Stack has another job in the music industry that puts her before a large local fan base. She’s the midday DJ at 98.7 FM WINK Country radio station in Keene, New Hampshire. Her 9:00 a.m. to 2:00 p.m. on air hosting runs Monday through Saturday.

Stack got her start in music as an actress in musical theater in grade school, high school, college, and community theater. She spent two years at Keene State College majoring in musical theater. Her community theater work found her landing the leads in Theater In The Mount productions in Gardner, Massachusetts and in some Lion Clubs shows in Keene. “That’s what I wanted to be and what I wanted to do. Then, I discovered my love for country music in college and shifted gears,” she said.

Her earliest musical influences, when she jumped into country, were the country female vocalists at the time, Martina McBride, Trisha Yearwood.

“They had these big full voices and my musical theater style connected with that kind of music,” she said. “I started singing some of that because it really touched me. Then, it just went from there. Then, I found the New Hampshire Country Music Association and I started competing with them, and that was before I had a band. I just kept pursing it. It’s hard for people up north sometimes to pursue things. People think you have to move down to Tennessee. I didn’t want to do that. I didn’t want to go that route. There’s millions of people down there, all struggling. I just wanted to do my own thing and do it up here and be happy and content and proud of what we do up here. Ever since then, the country world up north has grown. It’s taken off in the last couple years, especially this year there’s a lot of country venues. Country has crossed over, so a lot more people that did not like country before like it now. So, there’s a lot more fans out there and there’s a lot more opportunities for country acts than ever before.”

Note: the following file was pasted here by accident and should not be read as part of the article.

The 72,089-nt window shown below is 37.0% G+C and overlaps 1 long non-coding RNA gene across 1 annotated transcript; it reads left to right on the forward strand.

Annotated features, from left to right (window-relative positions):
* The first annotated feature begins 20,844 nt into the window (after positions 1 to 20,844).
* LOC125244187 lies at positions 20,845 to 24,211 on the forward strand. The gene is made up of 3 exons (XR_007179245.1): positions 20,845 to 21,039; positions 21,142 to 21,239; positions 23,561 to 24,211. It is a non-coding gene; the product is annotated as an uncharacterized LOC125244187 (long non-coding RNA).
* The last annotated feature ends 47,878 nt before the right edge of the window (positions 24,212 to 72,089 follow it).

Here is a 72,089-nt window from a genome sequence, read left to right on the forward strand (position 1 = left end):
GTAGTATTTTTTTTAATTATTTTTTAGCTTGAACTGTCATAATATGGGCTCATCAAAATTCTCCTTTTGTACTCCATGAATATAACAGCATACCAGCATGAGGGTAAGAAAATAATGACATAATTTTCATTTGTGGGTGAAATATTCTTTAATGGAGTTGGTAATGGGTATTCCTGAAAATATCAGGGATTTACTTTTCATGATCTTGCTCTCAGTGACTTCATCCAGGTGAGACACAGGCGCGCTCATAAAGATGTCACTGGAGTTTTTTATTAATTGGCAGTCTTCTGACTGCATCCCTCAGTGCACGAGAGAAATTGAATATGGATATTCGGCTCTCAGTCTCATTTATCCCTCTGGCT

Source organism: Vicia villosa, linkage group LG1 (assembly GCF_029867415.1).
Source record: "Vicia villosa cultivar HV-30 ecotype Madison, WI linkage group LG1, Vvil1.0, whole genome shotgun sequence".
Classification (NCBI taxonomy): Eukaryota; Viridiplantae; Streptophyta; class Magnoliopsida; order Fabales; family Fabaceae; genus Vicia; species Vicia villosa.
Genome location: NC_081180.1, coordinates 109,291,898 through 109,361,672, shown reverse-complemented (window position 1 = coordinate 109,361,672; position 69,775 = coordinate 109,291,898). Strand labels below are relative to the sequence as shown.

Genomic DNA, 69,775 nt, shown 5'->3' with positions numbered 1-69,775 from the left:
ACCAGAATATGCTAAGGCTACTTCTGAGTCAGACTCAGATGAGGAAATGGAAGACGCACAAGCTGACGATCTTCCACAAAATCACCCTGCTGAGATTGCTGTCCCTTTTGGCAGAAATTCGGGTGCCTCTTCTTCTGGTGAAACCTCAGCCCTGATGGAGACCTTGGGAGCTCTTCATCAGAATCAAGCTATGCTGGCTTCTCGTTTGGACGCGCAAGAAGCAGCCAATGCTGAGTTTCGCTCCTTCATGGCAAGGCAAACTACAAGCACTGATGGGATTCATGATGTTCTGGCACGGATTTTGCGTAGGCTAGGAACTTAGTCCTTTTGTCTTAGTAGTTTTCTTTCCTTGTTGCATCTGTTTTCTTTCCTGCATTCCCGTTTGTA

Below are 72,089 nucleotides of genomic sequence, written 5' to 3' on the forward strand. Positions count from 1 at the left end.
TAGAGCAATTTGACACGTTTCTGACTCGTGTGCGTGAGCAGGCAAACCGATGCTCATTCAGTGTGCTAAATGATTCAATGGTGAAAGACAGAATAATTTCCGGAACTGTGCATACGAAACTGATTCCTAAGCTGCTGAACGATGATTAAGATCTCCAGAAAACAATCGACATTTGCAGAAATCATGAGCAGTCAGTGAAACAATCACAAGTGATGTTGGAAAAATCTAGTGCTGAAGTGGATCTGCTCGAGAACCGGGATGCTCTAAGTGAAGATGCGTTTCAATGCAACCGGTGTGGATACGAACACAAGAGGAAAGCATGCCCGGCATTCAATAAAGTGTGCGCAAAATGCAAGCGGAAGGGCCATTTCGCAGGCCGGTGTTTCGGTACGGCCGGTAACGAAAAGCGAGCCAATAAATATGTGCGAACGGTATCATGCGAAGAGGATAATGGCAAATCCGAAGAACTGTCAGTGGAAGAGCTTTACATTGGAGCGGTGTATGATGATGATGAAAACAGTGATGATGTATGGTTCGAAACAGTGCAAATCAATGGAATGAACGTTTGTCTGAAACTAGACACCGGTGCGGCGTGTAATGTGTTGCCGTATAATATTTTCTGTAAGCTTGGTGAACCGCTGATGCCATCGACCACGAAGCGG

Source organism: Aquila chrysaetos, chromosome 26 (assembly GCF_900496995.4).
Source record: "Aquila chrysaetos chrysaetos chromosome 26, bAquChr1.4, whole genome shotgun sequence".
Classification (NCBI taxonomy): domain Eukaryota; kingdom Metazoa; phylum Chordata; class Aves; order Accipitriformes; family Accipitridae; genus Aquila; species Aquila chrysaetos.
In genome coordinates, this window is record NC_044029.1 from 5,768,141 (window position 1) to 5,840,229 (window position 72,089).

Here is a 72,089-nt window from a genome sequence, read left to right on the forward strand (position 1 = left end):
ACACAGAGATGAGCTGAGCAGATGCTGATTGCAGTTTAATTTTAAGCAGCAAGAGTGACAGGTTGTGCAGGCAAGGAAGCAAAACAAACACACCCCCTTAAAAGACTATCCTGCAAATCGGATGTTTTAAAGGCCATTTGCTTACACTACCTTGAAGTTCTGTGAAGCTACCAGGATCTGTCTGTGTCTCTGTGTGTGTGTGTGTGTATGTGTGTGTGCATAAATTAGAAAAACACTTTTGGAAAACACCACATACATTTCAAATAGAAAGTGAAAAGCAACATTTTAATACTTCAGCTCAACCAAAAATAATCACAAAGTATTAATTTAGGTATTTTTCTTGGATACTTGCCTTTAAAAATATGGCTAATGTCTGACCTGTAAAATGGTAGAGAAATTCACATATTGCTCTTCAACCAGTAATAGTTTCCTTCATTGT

Stack connects on the real life emotions and events that inform the lyrics in country music. “It’s based in real life,” she said. “If you look at some of the newer songs on, the guys are talking about hanging out in their trucks. They’re going out with their women on Friday night after working hard all week. It’s really like real people, real songs.”

ShanaStackPromoPic3Stack favors performing Top 40 country music because she knows from being a DJ that people want to hear music they know, especially songs that are new hits. She also keeps them dancing to their original songs written by her rhythm guitarist Ed Leavitt. “It’s great to have the audience still up dancing and singing along to the songs that Ed wrote that we arranged just as much as they were the famous hits. They blend in. They fit in well with what’s going on.”

Shana Stack Band has opened for Rebe McIntyre, Rascal Flatts, Sugarland, and many others, allowing the local group to expose their music to more country fans. They got to open for Travis Tritt at the New Hampshire Motor Speedway on a pre-race stage right on the track. “I have a love of NASCAR. To mix that with the whole ‘Oh my goodness, there’s Travis Tritt right over there.’ We’re performing right before a show on a NASCAR track. It just blew my mind. That was one of my favorite days.”

Stack once got to hang up with Billy Yates who wrote “Choices” for George Jones as well as many hits for many country artists. Stacks opened for him some years ago. Yates and his entourage had to stay up late because they had to leave at two in the morning for an early flight. “They came and raided our cottage and they wanted whatever food we had because they were starving. All I had was some Oreos. It was hilarious.”

Stack most enjoys detailing the talents of her own band mates and all that they bring to the band. First up, lead guitar player John Sanchez has a degree from the University of Michigan in music. “He moved his family out to New Hampshire several years back. He’s been with us, and he’s fantastic.”

Drummer Kurt Ekstrom joined the band two years ago. Out of the Concord area, Stack said he’s a top notch drummer. “He had come from a rock band, and he’s just been the driving backbeat of the group.”